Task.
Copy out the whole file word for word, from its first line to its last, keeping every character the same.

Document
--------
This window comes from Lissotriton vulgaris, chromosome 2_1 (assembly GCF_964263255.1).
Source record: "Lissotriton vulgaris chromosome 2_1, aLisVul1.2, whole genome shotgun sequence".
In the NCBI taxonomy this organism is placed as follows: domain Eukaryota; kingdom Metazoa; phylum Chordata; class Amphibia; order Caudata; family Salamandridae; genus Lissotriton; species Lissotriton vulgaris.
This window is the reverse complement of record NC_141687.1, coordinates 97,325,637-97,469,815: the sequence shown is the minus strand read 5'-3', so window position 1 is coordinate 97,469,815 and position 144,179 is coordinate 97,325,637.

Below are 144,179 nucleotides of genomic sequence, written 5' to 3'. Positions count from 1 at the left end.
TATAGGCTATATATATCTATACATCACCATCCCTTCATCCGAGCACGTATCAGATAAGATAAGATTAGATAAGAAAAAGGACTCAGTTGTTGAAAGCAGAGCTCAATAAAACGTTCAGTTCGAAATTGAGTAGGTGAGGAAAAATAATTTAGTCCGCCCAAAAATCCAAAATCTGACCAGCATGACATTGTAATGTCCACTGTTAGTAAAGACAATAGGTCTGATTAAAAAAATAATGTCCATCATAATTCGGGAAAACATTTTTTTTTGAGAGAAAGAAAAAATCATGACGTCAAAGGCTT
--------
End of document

This window comes from Lissotriton vulgaris, chromosome 2_1 (assembly GCF_964263255.1).
Source record: "Lissotriton vulgaris chromosome 2_1, aLisVul1.2, whole genome shotgun sequence".
In the NCBI taxonomy this organism is placed as follows: domain Eukaryota; kingdom Metazoa; phylum Chordata; class Amphibia; order Caudata; family Salamandridae; genus Lissotriton; species Lissotriton vulgaris.
This window is the reverse complement of record NC_141687.1, coordinates 97,325,637-97,469,815: the sequence shown is the minus strand read 5'-3', so window position 1 is coordinate 97,469,815 and position 144,179 is coordinate 97,325,637.

Below are 144,179 nucleotides of genomic sequence, written 5' to 3'. Positions count from 1 at the left end.
TATAGGCTATATATATCTATACATCACCATCCCTTCATCCGAGCACGTATCAGATAAGATAAGATTAGATAAGAAAAAGGACTCAGTTGTTGAAAGCAGAGCTCAATAAAACGTTCAGTTCGAAATTGAGTAGGTGAGGAAAAATAATTTAGTCCGCCCAAAAATCCAAAATCTGACCAGCATGACATTGTAATGTCCACTGTTAGTAAAGACAATAGGTCTGATTAAAAAAATAATGTCCATCATAATTCGGGAAAACATTTTTTTTTGAGAGAAAGAAAAAATCATGACGTCAAAGGCTT